How to Teach Your Kids Life Skills About Money

As parents there are so many life skills that we need to be teaching our kids. Raising kids is no easy feat, and believe me I know this firsthand since I’ve got nine kids to raise. Some days I feel like I’m doing pretty good while other days I feel like I’m failing miserably. As someone who became debt-free, I am passionate about teaching my own kids how to handle money. But, I am passionate about also teaching other parents how to teach their kids about money. And honestly, as a parent you can’t afford to leave out this basic life skill. More than ever before, kids need to learn about money. And since they’re not learning it in school you have to be the one to teach them.

As the leader of a money saving community, I can say that there are so many parents who feel like they’re not equipped to teach their kids about money because they don’t really know how to handle it themselves. As parents who struggle with money, they honestly have no idea how to teach what they don’t know.

The thing I love about being a parent, is that we have so many opportunities to learn right along with our kids. And if you’re struggling with money as a parent, you can teach your kids these life skills while you are learning and implementing them yourself.

Read on, I’m going to teach you what to teach!


There is much more to learn when I taught this in a class. You can sign up to watch the class by entering your email below!


When it comes to teaching kids about money, it’s important to start at the beginning. Even if you’re great with managing your money, it can be hard to know where to start with your kids. 

Either way, you are going to want to listen up. Your kids are depending on you to teach them these basics.

Teach your kids these basic life skills about how to manage money.

teach kids money

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The beginning starts with teaching your kids the basic truths that we all have come to learn and accept about money. Some of these may seem too basic, but failing to build a strong foundation on these basics is what has brought the average American family into the position they are in now – with more than $16,000 in credit card debt alone!

I don’t want this for my kids. You don’t want this for your kids. And, I don’t want this for your kids either.

And, as you’re teaching these to your kids, make sure you’re fully embracing these for yourselves, too.

Money really does run out

We all have to remind our kids (and maybe ourselves) that money doesn’t grow on trees at some point, don’t we? It really is a natural thing for kids to think that the money is somehow magically there. This is why it is our job as parents to make sure they understand that it doesn’t.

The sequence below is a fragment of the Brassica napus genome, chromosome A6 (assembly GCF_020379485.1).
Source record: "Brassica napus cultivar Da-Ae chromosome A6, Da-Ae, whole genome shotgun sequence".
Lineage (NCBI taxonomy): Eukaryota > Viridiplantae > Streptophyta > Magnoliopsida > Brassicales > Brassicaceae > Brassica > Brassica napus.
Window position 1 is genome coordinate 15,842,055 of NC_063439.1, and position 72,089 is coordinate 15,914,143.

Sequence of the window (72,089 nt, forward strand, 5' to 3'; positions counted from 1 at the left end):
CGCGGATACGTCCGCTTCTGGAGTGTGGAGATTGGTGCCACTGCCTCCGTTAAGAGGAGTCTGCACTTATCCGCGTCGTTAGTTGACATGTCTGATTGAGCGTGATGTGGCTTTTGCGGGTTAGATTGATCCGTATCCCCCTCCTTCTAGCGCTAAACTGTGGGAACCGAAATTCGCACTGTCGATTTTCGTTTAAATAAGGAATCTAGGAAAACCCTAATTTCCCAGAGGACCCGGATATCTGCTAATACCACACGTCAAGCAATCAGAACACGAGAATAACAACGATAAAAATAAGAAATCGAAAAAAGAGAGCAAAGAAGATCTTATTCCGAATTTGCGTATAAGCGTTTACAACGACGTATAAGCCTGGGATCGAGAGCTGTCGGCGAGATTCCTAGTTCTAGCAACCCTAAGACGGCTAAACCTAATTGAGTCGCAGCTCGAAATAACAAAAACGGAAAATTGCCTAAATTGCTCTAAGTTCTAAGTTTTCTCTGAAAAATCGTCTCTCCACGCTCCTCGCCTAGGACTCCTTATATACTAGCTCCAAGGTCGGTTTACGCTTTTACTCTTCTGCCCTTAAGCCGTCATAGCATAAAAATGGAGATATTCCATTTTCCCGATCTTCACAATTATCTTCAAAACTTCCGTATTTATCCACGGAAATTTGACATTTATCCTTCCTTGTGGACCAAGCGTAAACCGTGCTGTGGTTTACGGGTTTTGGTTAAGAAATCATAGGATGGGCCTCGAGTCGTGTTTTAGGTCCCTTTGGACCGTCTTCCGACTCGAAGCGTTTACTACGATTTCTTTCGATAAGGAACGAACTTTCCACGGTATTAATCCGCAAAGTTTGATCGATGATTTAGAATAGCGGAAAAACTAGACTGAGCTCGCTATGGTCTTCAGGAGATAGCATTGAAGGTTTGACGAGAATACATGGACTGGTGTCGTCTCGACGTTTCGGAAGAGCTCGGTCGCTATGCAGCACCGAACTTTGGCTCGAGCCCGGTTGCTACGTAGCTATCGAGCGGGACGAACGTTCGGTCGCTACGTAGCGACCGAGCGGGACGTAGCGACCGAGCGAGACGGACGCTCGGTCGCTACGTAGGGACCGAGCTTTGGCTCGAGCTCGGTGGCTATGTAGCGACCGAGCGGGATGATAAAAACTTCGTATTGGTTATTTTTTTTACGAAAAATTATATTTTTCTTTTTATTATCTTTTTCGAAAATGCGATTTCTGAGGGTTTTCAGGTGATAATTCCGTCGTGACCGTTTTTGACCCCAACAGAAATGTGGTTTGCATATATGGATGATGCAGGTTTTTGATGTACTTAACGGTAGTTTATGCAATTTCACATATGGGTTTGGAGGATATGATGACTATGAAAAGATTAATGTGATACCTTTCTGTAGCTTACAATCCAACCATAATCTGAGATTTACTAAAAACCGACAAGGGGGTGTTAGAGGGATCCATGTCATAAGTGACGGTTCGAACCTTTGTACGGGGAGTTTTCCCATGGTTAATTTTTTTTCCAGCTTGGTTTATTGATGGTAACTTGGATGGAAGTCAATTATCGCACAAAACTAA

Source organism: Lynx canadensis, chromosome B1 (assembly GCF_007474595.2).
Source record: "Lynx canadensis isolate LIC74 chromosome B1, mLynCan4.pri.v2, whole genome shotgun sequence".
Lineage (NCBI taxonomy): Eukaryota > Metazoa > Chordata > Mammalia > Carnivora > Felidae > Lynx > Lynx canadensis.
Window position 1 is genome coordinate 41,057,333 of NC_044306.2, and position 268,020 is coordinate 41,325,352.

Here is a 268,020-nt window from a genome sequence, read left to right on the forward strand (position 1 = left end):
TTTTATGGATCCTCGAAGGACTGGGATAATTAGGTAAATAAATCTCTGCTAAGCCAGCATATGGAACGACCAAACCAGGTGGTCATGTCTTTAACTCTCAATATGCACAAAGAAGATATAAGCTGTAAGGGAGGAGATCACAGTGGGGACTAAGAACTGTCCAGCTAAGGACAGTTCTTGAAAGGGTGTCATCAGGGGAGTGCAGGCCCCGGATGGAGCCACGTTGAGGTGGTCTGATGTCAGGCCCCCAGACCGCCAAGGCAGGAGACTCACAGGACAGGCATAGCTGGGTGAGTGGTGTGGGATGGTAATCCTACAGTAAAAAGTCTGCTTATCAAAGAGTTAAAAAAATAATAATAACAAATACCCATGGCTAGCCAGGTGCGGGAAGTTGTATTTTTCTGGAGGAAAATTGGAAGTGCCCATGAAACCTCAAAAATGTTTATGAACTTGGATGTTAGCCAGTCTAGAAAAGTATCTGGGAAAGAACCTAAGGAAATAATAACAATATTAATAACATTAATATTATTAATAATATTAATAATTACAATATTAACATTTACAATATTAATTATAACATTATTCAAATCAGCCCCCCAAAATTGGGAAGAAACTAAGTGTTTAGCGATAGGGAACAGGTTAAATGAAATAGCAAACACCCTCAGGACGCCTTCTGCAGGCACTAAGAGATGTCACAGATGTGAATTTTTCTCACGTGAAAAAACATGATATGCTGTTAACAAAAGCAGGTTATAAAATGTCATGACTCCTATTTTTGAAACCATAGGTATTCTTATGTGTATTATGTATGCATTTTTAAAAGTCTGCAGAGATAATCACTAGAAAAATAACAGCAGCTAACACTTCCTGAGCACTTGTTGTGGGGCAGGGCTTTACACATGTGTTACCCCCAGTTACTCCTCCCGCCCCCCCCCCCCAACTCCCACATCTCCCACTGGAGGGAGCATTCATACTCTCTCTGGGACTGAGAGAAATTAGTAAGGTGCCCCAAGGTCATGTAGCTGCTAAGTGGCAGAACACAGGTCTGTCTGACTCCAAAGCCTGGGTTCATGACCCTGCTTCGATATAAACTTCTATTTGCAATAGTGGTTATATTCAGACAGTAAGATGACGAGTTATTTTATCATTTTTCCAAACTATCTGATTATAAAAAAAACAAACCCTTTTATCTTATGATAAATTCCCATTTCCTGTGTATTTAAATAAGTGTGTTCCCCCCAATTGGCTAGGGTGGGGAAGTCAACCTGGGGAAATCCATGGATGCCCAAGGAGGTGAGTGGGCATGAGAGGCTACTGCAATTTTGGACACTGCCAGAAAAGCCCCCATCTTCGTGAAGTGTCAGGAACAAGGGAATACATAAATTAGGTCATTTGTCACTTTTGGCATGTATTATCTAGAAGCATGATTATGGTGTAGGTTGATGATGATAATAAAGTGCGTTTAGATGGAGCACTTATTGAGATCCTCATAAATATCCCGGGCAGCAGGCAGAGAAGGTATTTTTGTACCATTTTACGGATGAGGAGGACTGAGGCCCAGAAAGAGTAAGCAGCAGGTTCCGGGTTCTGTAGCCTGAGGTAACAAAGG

It’s so easy to just not think about the fact that the money isn’t so easily replaced as we’re spending it. But, teaching kids that there will come a time where they can spend themselves right out of money is so important.

Money needs to pay for certain non-negotiables first

Adults often don’t even want to think about this. While we would all like to spend our money only on what we want, basic necessities need to be taken care of first. Everyone needs to pay for things like food and shelter, medical care, and more. And, these things need to be paid for first.

Make sure your kids know that paying for housing, gas to get you to where you need to go, groceries, and other things like this have to come before the things that they want. As much as we don’t want to do things this way, it’s one of those non-negotiable things. 

kids budget

How to make a dollar stretch

If you live with a budget, you are making your dollar stretch. If you buy things when they are on sale at any time, you are stretching your dollar, too. Involving your kids in these processes as is age appropriate means they will be learning the skill of and value found in making every dollar stretch.

As parents we want the best for our kids. We hope for a life free from struggles for our kids. But the reality is that life is hard. And most people do struggle with money at some point in their lives. Learning how to stretch a dollar as a kid will be a life skill that just might keep them afloat someday.

The value of shopping a sale

One year when I was in high school, my mom gave me cash to take to the mall to buy my school clothes. I could by whatever I wanted, but she made it perfectly clear that the money she gave me was the money I had to buy new school clothes for the entire year.

I heard her, but I didn’t really hear her.

Guess what I did?

As you can probably guess, I spent the entire amount of money on two name brand pairs of jeans. I wanted those jeans SO BAD, and once I bought them I felt SO AMAZING.

For about two weeks since it didn’t take me long to realize that aside from those two pairs of jeans, I was wearing all the same stuff I had worn the year before.

And I didn’t like that.

The following year my mom did the same thing.

But, guess what happened that time?

I was so proud to come home with shopping bags full of clothes, and I was even more proud to show my mom what I got. 

I had found some amazing sales, and not one thing was something I paid full price for.

My mom taught me the value of shopping a sale that day.

And I’ve been shopping sales ever since!

The value of repurposing

Another thing that’s important to teach your kids is that sometimes if you don’t end up using something for the purpose you initially intended it for, it doesn’t mean you have to throw it out. Sometimes things work well in a certain area for a time and then stop working well, or at all. But, oftentimes these things can be repurposed to function in a new area or in a new way.